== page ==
Los Angeles Public Funding of Campaigns, Measure N (March 2011)
Measure N brings the city's campaign finance laws into compliance with recent court decisions by repealing:
- Contribution limits to independent non-candidate controlled groups in City and LAUSD elections; and
- Rules that lift contribution limits on candidates running against self-financed candidates; and
- Notice requirements on self-financed candidates.
Measure N was placed on the ballot by the Los Angeles City Council because of their belief that they need to change the city's existing campaign finance laws in order to bring those laws into compliance with recent court decisions.
Supporters of Measure N believed that if Measure N fails (which would mean that the city's laws would stay as they currently are) that Los Angeles could become subject to expensive damages and fees in potential lawsuits.
LA's current laws include limits on contributions to independent committees that campaign for or against candidates in the City of Los Angeles and Los Angeles Unified School District elections. Existing law also limits contributions to candidates, lifting the contribution limits of City of Los Angeles candidates running against a candidate spending more than $30,000 in personal funds, and requiring a self-financed candidate to give notice of planned spending.
A voter who voted "yes" on Measure N was saying that he or she was in favor of repealing City of Los Angeles campaign finance laws that are similar to laws that had recently been held by the Supreme Court of the United States to be unconstitutional.
Measure N was one of 10 ballot measures on the March 8, 2011 City of Los Angeles ballot.
- Los Angeles City Council member Paul Krekorian urged a "yes" vote on Measure N, even though he ardently wished that it was not necessary to repeal the city's existing laws in order to bring the city into constitutional compliance. Krekorian said, "This is a big step backward...The independent expenditures are sometimes financed by shadowy forces that hide behind cutesy names … like the Committee for Puppy Dogs and Apple Pie … and they have narrow interests with lots and lots of money...It’s a horrible step back for us, but it’s important to pass it because the city could be subjected to potentially millions of dollars of liability."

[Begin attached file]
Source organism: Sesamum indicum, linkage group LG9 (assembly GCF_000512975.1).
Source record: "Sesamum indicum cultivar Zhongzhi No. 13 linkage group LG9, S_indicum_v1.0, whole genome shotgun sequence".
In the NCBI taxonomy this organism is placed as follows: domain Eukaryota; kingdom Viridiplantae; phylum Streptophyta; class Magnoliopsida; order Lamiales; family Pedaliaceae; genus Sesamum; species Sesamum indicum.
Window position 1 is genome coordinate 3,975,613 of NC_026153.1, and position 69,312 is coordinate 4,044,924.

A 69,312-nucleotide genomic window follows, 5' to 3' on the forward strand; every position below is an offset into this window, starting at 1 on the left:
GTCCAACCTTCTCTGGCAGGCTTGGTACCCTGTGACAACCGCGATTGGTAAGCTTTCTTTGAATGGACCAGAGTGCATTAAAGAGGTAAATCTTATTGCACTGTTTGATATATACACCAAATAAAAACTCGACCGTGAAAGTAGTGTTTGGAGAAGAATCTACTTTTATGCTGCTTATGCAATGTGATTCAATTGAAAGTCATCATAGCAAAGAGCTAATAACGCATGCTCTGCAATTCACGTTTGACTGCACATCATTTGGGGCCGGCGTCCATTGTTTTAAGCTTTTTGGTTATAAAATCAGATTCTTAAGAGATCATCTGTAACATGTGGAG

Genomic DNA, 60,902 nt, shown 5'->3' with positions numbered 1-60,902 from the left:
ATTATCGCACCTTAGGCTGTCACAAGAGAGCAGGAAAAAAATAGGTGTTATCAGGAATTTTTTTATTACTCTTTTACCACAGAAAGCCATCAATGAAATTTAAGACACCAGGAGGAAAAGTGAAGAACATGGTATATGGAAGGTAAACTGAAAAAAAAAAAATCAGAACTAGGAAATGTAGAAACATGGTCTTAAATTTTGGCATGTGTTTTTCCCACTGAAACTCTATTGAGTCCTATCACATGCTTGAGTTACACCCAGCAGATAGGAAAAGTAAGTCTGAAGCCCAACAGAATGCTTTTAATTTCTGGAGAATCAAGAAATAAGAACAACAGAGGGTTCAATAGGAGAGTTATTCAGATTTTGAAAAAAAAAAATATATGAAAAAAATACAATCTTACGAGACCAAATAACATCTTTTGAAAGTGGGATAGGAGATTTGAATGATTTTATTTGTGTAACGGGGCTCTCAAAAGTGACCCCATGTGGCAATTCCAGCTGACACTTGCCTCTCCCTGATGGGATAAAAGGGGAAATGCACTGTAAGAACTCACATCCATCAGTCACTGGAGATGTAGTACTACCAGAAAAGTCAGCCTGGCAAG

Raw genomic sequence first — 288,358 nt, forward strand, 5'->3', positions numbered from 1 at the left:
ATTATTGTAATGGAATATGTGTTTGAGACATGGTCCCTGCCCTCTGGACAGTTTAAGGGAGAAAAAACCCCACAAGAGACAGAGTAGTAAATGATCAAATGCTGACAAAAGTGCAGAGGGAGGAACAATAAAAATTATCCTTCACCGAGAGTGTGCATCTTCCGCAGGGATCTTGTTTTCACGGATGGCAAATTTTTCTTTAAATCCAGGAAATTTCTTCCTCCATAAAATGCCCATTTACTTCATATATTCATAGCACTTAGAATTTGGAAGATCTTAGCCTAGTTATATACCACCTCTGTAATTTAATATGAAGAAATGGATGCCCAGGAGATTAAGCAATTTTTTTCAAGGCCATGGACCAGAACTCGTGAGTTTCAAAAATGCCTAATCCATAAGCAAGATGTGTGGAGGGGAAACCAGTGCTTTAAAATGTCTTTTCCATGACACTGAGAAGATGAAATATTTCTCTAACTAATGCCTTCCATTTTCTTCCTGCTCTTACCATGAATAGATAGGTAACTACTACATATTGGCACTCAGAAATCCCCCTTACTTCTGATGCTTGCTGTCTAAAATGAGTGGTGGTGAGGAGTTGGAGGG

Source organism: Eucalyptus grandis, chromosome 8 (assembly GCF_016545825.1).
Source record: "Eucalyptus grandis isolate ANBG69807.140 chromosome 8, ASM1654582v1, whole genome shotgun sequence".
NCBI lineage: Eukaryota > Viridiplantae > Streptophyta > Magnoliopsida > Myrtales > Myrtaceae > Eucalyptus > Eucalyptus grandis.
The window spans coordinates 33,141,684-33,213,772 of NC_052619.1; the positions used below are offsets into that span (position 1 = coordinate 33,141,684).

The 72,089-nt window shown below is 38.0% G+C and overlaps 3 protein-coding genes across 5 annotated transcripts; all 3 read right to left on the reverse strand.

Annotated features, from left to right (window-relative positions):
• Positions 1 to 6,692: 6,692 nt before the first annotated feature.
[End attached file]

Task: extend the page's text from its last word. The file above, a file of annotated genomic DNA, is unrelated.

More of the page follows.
- The editorial board of the Los Angeles Times supported Measure N, saying, "What if Los Angeles put something in the City Charter and then discovered that it was unconstitutional? It would probably remove it from the charter. That's what the city is asking voters to do in approving Measure N on the March 8 ballot. You might ask why the city government can't just do this itself and save you the effort of parsing yet another ballot measure. But it's the law: Any change in the charter must be approved by the voters."
Text of measure
The question on the ballot:
|Measure N: Shall the Charter be amended to comply with recent court decisions and avoid liability to the City by removing from the Charter three provisions determined by courts to be unconstitutional regarding campaign contribution limits on independent, non-candidate controlled groups' spending in City and LAUSD elections and notice and contribution limits regarding self-financed candidates that lifts contribution limits for only some candidates in City elections?|
- Official Voter Guide/City of Los Angeles/March 8, 2011 election (dead link)
- Measure N ballot title
- List of March 8, 2011 ballot measures published on "The City Maven"
- Mercury News, "LA City Council puts medical pot tax on ballot," November 24, 2010 (dead link)
- Encino Patch, "3 City Councilmen Explain Support for Upcoming Ballot Measures," January 12, 2011
- Los Angeles Times, "Yes on Measure N," February 21, 2011
- Note: This text is quoted verbatim from the original source. Any inconsistencies are attributed to the original source.